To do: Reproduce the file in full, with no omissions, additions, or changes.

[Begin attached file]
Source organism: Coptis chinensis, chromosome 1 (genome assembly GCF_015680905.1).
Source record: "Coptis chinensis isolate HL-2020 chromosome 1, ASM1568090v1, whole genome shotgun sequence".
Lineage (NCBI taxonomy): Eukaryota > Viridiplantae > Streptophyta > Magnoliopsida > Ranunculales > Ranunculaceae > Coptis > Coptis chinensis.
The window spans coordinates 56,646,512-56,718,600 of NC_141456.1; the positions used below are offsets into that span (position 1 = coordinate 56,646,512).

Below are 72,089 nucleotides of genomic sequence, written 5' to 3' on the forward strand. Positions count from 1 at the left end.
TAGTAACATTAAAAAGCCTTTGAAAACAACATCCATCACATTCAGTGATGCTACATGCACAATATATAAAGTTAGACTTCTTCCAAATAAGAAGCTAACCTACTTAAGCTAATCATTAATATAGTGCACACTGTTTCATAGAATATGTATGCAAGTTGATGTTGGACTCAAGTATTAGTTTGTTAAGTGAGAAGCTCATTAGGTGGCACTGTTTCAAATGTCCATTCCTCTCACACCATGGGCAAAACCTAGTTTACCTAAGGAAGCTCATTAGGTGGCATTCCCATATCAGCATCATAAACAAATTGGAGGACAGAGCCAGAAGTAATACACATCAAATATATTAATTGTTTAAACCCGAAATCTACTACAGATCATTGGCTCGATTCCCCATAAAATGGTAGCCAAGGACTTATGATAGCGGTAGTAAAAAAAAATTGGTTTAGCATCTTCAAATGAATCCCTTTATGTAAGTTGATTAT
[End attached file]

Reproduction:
Source organism: Coptis chinensis, chromosome 1 (genome assembly GCF_015680905.1).
Source record: "Coptis chinensis isolate HL-2020 chromosome 1, ASM1568090v1, whole genome shotgun sequence".
Lineage (NCBI taxonomy): Eukaryota > Viridiplantae > Streptophyta > Magnoliopsida > Ranunculales > Ranunculaceae > Coptis > Coptis chinensis.
The window spans coordinates 56,646,512-56,718,600 of NC_141456.1; the positions used below are offsets into that span (position 1 = coordinate 56,646,512).

Below are 72,089 nucleotides of genomic sequence, written 5' to 3' on the forward strand. Positions count from 1 at the left end.
TAGTAACATTAAAAAGCCTTTGAAAACAACATCCATCACATTCAGTGATGCTACATGCACAATATATAAAGTTAGACTTCTTCCAAATAAGAAGCTAACCTACTTAAGCTAATCATTAATATAGTGCACACTGTTTCATAGAATATGTATGCAAGTTGATGTTGGACTCAAGTATTAGTTTGTTAAGTGAGAAGCTCATTAGGTGGCACTGTTTCAAATGTCCATTCCTCTCACACCATGGGCAAAACCTAGTTTACCTAAGGAAGCTCATTAGGTGGCATTCCCATATCAGCATCATAAACAAATTGGAGGACAGAGCCAGAAGTAATACACATCAAATATATTAATTGTTTAAACCCGAAATCTACTACAGATCATTGGCTCGATTCCCCATAAAATGGTAGCCAAGGACTTATGATAGCGGTAGTAAAAAAAAATTGGTTTAGCATCTTCAAATGAATCCCTTTATGTAAGTTGATTAT